Interrogating, if I may use that word is good for the prospective employee, good for the firm and good for their team members. 

3 We are giving staff work assignments without proper introduction or training.  I hear this all the time. Last week I was consulting with a client and having listened to the partners I recommended that they take some of their staff out for a coffee and an informal ‘getting to know you better’ and ‘what makes you tick’ meeting. The reality is that ALL your assets go home at night. Today, more than ever before we must do everything to care and develop staff. I have always said that staff are in fact volunteers – they can hand their notice in and move on at any time. 

Key further point: Which reminds me of one further point here and it is to do all you can to ensure that your staff contracts/written statement of employment particulars include a non-compete policy. Here in the UK these can be a challenge to enforce. Managers have left and started their own firms raiding their former employer’s client list since time immemorial. But at least have something in place that a lawyer has said that is as robust as it can be.

Some staff were burned out

  • This includes firm owners. Cure? Maybe holiday or at least time out – is there a difference? Spring Health surveyed 1,136 adult workers and reported that, “(76%) are experiencing burnout symptoms—with a worrying percentage reporting complete burnout (9%). Worker burnout symptoms include exhaustion, reduced work performance, and feeling negative, cynical, or detached from work.” 

Again, this is a really insightful survey – the link is above – please read directly from their website.


The UK Government reports that in January 2022 36% of adults reported working from home for at least one in the last 7 days. With global inflation rates on the increase and fuel costs spiralling there is increased interest in WFH. This survey also highlights the benefit in reduced personal expenditure – with personal costs increasing WFH has some significant financial benefits. The report highlights that, “Half of homeworkers (50%) reported spending less on fuel and parking for commuting, and two fifths (40%) reported spending less on commuting using public transport.”

With southern hemisphere countries currently in winter there is surely a greater attraction to WIO (working in office) where the employer pays the heating costs.

You may not be UK based but this report is insightful and highlights what seems to be a permanent change in staff behaviour. Do firm owners wish to have their staff back at work? Of course, the majority do.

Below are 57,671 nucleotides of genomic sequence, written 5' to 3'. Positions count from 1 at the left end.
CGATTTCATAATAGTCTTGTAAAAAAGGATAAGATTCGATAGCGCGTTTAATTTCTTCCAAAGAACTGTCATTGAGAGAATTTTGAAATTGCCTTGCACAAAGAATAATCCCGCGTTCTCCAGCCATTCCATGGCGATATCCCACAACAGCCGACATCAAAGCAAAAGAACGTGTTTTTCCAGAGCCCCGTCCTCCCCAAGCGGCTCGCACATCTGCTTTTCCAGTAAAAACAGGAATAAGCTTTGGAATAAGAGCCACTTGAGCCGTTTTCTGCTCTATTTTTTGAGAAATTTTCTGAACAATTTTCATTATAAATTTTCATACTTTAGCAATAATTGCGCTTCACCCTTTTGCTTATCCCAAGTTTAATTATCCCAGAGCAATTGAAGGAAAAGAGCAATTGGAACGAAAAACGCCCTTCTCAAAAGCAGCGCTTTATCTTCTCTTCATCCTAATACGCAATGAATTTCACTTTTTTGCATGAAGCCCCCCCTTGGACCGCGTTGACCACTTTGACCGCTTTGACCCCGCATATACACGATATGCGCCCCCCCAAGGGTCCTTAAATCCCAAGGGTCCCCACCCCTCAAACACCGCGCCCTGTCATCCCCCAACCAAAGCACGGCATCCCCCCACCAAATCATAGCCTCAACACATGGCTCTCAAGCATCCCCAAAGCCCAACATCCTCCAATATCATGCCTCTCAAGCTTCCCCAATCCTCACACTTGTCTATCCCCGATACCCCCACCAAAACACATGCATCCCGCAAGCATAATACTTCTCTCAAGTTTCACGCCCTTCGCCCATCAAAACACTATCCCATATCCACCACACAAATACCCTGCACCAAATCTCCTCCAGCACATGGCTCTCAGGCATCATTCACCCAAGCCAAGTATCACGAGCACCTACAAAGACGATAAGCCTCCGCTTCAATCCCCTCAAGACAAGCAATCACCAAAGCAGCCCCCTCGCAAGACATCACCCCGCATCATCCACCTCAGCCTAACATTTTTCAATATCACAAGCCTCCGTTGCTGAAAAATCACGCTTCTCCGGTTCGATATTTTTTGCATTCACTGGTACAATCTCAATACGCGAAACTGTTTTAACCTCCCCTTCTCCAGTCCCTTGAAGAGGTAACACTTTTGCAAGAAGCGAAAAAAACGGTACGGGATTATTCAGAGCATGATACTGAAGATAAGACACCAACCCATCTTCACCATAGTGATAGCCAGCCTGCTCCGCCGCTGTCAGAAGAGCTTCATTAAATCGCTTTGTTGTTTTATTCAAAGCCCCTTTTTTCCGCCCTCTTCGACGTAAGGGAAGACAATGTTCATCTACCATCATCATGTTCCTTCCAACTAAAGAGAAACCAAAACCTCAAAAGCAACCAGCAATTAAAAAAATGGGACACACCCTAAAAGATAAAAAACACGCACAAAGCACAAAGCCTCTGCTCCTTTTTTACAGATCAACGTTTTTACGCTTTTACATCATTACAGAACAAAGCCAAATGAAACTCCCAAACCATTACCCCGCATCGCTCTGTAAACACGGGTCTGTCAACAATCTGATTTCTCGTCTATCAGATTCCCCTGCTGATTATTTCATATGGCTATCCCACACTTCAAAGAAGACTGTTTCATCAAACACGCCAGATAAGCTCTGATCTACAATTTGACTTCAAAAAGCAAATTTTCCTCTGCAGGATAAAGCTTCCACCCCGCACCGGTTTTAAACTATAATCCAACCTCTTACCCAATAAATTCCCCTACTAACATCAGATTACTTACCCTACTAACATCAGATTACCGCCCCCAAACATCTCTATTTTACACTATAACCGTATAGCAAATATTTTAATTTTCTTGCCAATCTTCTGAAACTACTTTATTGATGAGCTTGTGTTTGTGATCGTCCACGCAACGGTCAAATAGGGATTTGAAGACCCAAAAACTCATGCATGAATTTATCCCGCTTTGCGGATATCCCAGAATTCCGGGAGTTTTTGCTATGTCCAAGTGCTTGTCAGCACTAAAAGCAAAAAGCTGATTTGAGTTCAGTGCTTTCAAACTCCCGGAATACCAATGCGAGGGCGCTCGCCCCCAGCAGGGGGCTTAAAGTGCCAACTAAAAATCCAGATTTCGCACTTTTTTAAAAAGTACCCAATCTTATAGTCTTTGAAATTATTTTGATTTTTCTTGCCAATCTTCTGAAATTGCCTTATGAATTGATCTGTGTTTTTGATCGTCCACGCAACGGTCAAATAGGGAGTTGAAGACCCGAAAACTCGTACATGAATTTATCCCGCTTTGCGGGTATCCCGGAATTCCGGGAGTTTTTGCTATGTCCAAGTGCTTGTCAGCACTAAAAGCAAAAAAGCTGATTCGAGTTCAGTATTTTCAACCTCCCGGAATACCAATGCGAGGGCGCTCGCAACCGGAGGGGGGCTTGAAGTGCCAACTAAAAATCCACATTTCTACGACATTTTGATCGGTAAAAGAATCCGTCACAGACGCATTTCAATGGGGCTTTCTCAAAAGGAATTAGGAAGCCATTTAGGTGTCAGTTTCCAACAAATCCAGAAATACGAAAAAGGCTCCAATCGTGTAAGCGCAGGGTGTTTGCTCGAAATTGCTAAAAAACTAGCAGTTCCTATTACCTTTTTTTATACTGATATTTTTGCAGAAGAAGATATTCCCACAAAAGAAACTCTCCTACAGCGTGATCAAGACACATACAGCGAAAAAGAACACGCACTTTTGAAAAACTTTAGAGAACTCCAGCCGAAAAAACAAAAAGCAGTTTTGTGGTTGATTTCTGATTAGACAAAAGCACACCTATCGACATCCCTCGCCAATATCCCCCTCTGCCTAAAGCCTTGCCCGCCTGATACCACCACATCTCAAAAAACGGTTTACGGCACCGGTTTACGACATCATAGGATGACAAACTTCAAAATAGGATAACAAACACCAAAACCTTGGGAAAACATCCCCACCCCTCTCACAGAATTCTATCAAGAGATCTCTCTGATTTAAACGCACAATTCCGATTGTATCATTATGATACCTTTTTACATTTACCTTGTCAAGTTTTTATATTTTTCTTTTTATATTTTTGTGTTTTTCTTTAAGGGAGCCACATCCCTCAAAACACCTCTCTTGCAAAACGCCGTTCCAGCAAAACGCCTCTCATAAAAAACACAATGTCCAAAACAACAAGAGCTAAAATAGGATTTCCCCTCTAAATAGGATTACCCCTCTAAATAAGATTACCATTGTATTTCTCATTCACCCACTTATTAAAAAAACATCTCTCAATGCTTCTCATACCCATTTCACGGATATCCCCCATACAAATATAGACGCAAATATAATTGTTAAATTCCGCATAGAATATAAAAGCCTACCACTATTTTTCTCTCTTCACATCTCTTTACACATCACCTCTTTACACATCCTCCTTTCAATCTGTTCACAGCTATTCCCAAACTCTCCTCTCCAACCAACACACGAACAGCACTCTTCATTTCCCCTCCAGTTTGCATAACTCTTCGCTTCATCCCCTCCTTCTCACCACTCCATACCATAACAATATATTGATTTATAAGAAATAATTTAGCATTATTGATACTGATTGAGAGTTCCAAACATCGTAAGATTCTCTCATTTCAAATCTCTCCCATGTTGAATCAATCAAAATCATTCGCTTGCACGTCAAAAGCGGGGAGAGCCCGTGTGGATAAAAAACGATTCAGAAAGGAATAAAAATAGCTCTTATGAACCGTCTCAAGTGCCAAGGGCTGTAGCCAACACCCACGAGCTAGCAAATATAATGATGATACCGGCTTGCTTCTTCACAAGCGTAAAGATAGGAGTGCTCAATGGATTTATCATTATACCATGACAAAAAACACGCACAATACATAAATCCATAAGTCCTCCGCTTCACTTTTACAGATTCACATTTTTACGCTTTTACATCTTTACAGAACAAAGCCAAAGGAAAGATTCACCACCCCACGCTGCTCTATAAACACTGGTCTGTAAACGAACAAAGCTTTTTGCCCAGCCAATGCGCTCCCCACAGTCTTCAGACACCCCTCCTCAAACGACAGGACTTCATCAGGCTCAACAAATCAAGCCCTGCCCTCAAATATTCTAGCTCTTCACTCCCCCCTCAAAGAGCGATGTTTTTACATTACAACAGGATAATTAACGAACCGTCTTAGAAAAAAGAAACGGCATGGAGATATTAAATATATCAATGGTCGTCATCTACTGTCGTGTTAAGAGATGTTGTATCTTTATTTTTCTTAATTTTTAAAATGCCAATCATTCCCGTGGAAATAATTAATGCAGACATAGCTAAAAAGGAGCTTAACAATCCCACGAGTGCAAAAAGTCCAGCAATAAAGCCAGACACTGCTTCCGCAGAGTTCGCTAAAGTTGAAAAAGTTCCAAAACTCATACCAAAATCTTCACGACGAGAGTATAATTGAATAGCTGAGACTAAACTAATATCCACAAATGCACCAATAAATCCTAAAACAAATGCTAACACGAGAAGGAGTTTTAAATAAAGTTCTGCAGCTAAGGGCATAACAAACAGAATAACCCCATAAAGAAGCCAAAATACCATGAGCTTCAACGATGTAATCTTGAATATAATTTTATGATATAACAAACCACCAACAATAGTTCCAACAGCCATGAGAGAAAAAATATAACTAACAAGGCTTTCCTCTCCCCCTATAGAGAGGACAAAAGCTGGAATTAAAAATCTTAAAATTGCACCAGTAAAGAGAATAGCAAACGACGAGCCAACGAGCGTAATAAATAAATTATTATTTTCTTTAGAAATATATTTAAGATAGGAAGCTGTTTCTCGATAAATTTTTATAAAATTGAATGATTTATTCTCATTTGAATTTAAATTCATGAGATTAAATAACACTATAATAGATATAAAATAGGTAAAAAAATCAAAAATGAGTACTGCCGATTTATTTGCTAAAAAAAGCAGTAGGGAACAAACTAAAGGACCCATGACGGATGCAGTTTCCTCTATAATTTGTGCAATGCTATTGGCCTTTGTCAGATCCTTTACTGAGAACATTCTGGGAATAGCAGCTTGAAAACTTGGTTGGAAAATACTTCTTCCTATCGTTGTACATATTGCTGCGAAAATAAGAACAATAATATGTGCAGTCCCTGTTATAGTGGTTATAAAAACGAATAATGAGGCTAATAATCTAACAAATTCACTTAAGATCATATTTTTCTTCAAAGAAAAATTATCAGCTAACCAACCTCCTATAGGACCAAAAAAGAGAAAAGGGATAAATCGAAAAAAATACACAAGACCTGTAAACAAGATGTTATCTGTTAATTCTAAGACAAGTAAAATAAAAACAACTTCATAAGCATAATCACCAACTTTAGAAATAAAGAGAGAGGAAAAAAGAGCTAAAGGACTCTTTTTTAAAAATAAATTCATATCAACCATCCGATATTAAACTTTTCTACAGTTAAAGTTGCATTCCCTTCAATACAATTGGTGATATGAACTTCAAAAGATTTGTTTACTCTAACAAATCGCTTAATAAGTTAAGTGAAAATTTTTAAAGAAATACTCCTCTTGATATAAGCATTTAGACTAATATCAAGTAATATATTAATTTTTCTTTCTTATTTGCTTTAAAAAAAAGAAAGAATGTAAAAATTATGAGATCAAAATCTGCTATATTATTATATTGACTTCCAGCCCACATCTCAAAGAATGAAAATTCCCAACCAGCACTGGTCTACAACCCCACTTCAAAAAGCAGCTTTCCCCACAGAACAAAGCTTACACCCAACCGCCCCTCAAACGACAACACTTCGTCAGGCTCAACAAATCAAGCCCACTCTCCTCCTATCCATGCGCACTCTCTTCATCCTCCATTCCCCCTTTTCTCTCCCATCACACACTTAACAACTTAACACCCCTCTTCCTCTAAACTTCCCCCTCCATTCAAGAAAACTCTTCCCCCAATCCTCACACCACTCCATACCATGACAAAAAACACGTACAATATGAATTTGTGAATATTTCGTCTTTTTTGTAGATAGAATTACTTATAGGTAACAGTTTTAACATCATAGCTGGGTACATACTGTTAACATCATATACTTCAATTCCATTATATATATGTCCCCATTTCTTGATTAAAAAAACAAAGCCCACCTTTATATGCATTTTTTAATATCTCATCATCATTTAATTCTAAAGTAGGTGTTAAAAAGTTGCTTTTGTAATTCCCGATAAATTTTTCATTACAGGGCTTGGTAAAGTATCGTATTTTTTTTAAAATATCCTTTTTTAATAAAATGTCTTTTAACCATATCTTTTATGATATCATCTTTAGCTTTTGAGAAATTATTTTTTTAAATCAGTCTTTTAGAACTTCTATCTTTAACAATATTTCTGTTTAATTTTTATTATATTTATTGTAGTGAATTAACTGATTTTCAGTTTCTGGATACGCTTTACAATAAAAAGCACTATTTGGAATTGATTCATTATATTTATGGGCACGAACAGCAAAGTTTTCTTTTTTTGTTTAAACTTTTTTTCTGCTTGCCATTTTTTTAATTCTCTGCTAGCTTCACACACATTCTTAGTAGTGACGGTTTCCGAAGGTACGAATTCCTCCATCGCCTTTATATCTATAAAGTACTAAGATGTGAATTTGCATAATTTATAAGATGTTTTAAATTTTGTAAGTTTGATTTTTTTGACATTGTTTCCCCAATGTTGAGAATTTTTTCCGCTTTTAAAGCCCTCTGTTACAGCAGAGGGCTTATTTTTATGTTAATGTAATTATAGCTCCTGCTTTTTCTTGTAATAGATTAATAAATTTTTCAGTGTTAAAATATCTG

Key Points – Does your WFH policy need a review? Do you feel that this has helped you retain your talent? Or, has your policy contributed to staff exits?


My client, a successful firm is determined to stay on the front foot, keep ahead of the game, build non-compliance revenues and do everything possible to deliver client value. 

The Managing Partner told me, “All the partners are committed to staying positive, respond to the challenges we all face every day. Managing our own business has never been as important as it is today. If we don’t stay on the front foot, we run the risk of losing clients and our team. We have worked far too hard to see losses which could be avoided by being proactive, communicating well and being prepared to make changes which previously we have considered and rejected. 

I believe the future is very bright and I am determined to do everything I can to lead and keep everyone on board. I know we will lose some of our older partners and that is why we are 100% committed to training, equipping and motivating our upcoming seniors and managers. I have at least three managers who will make partner in the next three years.” 

Key Point: My observation is that this team is marketplace savvy, firm internal matters aware, motivated to go forward and not stand still. Above all they recognise that change does not happen overnight, that mistakes will be made, that not everyone will agree but team dynamics and great leadership will carry the team along what they perceive to be a tough but captivating future.